More than a decade ago, I wrote something on the 1996 film Twister and a host of other action films. I thought it was deep and profound: the new blockbuster films were trying to emulate the experience of playing interactive games combined with the thrill of amusement park rides.
My deep thought was that the film industry was reinventing itself for the digital era – a large screen immersive sense that imaginatively was more enriching than a videogame. In other words, a very old media form such as film was “modernising itself” to maintain its relevance with a new interactive audience.
In contrast, in looking at contemporary television I am struck at how retro it has become.
In its appeal to relevance, television produces countless versions of talent shows. Under the broad banner of reality TV, what we see night after night after night are programs that pit people against people for some award and prize that is ultimately delayed for week after week.
So filling the 16 years of television post-Twister, if you will, are shows such as American/Australian/fill-in nationality/Idol, So You Think you can Dance, Dancing with the Stars, The It Factor, Australia’s/Britain’s/fill-in-the-nation’s/Got Talent, Australia’s/fill-in-the-nation’s Next Supermodel, The Voice, and so on.
Flicking the switch back to vaudeville
The programs are made with glitz and colour and large amounts of what could be called glamour, but ultimately they are similar to what I used to watch in Canada as a boy: a local television talent show, Big Al’s Talent Showcase, that in its later years morphed into Big Top Talent. The show was hosted by Oopsy the Clown and – to use an expression that betrays its 20th-century historical origins – it was really hokey.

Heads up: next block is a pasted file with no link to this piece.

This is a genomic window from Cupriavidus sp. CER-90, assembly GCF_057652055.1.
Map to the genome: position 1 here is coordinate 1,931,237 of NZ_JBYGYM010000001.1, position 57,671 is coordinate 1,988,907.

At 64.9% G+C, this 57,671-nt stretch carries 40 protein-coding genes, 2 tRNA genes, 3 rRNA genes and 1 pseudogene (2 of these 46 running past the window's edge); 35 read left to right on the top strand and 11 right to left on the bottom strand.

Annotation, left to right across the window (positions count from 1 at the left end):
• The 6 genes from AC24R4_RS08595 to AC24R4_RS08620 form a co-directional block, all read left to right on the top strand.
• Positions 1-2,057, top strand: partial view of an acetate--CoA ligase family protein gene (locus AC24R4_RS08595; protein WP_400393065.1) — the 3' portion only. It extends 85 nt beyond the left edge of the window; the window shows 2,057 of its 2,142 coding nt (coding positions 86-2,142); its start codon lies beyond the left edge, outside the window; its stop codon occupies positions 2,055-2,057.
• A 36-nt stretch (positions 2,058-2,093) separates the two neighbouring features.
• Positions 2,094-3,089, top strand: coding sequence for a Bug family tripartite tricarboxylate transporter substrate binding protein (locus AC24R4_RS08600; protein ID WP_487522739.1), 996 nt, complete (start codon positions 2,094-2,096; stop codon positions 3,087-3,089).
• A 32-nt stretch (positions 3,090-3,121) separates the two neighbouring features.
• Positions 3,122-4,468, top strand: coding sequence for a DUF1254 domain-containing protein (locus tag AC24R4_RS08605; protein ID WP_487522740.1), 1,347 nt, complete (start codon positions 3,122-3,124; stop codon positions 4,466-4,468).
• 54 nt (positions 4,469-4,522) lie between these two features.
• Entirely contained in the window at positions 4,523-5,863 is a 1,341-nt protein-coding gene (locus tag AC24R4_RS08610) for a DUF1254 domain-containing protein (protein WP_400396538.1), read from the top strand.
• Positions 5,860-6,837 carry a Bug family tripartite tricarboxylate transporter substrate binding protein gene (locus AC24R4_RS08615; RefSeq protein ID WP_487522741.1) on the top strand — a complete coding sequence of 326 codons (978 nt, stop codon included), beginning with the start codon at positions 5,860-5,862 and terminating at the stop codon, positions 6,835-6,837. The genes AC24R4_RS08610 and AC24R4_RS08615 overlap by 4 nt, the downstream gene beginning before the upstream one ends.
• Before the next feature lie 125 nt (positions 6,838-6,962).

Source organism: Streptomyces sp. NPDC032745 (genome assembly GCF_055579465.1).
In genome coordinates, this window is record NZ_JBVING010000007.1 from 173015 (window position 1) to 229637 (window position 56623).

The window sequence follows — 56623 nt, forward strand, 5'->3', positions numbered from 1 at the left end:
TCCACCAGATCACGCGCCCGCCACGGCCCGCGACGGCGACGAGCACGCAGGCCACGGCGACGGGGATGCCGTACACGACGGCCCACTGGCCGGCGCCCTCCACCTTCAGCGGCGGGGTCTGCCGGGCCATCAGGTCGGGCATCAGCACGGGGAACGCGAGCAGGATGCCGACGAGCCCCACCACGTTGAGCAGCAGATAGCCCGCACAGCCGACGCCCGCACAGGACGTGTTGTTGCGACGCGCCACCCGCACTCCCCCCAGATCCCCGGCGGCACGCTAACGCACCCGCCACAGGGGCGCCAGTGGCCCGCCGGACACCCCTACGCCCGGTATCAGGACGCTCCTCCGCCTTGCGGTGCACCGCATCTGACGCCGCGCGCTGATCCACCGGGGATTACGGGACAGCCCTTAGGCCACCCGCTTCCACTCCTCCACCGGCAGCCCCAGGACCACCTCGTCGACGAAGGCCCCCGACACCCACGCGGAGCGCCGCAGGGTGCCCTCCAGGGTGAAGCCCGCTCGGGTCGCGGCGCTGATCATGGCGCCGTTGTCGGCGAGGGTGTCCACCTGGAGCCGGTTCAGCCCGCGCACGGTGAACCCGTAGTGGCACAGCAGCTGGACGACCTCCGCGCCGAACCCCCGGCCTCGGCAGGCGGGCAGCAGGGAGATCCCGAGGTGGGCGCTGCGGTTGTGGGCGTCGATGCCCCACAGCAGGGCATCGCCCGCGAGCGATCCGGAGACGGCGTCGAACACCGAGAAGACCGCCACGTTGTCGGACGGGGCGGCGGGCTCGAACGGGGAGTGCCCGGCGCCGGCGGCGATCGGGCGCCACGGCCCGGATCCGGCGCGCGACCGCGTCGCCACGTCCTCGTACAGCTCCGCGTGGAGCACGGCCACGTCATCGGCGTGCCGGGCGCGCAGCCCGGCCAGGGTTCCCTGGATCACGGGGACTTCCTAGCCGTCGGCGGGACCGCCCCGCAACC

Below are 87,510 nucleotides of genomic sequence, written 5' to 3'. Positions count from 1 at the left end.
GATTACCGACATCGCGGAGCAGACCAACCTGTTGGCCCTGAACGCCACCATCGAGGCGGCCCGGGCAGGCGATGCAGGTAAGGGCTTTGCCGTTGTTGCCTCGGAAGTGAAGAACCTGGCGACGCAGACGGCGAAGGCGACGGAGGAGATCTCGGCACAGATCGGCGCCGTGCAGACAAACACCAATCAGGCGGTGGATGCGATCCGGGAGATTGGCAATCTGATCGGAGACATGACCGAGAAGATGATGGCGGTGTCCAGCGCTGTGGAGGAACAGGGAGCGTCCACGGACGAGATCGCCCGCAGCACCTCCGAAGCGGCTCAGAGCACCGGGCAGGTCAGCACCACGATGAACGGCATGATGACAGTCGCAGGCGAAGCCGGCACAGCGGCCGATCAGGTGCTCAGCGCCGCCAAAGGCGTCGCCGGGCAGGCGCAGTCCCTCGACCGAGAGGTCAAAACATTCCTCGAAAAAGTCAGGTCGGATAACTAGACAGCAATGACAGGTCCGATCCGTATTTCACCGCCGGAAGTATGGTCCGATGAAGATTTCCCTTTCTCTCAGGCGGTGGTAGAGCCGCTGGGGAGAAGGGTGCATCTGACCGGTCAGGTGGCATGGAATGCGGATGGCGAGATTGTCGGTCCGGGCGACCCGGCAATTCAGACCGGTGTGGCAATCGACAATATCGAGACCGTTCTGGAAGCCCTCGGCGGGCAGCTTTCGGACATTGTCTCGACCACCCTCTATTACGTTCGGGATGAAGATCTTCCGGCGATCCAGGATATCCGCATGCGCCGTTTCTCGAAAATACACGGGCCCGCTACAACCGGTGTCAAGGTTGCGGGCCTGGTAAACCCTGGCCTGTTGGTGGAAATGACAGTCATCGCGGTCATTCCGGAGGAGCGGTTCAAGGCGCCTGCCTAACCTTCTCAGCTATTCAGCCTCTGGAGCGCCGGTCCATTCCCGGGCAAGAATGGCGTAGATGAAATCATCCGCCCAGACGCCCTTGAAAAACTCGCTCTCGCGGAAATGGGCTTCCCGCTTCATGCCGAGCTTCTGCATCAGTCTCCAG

The original host Big Al appeared to be moderately drunk most of the time. He was a lecherous interviewer of the very young performers from local dance and performing arts studios (who were using the television time to spruik their business).
Those kinds of programs – whether national such as the Australian Young Talent Time or local – were very much part of early television. And many analyses of early television identified how television drew on its “liveness” to compete with cinema and produced programs that connected to performance.
Thus early television was often like radio before it and very reliant on vaudeville and cabaret: whether one was drawn to the powerfully popular Ed Sullivan Show in the US or In Melbourne Tonight in Australia, these were essentially variety programs and really are the hokey precursors to the modern talent show.
Hey Hey It’s Saturday, with its Red Faces segment, embodied pretty well all that variety and TV talent contests combined – and even unabashedly acknowledged its kitsch and hokey quality.
The new studio system of fame
Nonetheless, there is something intriguing in this regeneration of entertainment by television.
What television has effectively done over the last 15 years is something we haven’t seen since classic Hollywood: they have created a studio system of fame. These talent/quiz shows and their cousins, the reality game shows, are actively producing a stable of stars.
As with Hollywood’s studio system, these are stars that are very much under the thumb and control of their corporate bosses. The Hollywood studio system as a star-making machine with appropriate contracts parallels the kinds of contracts performers on the Idol series have had to sign about their future performances and productions.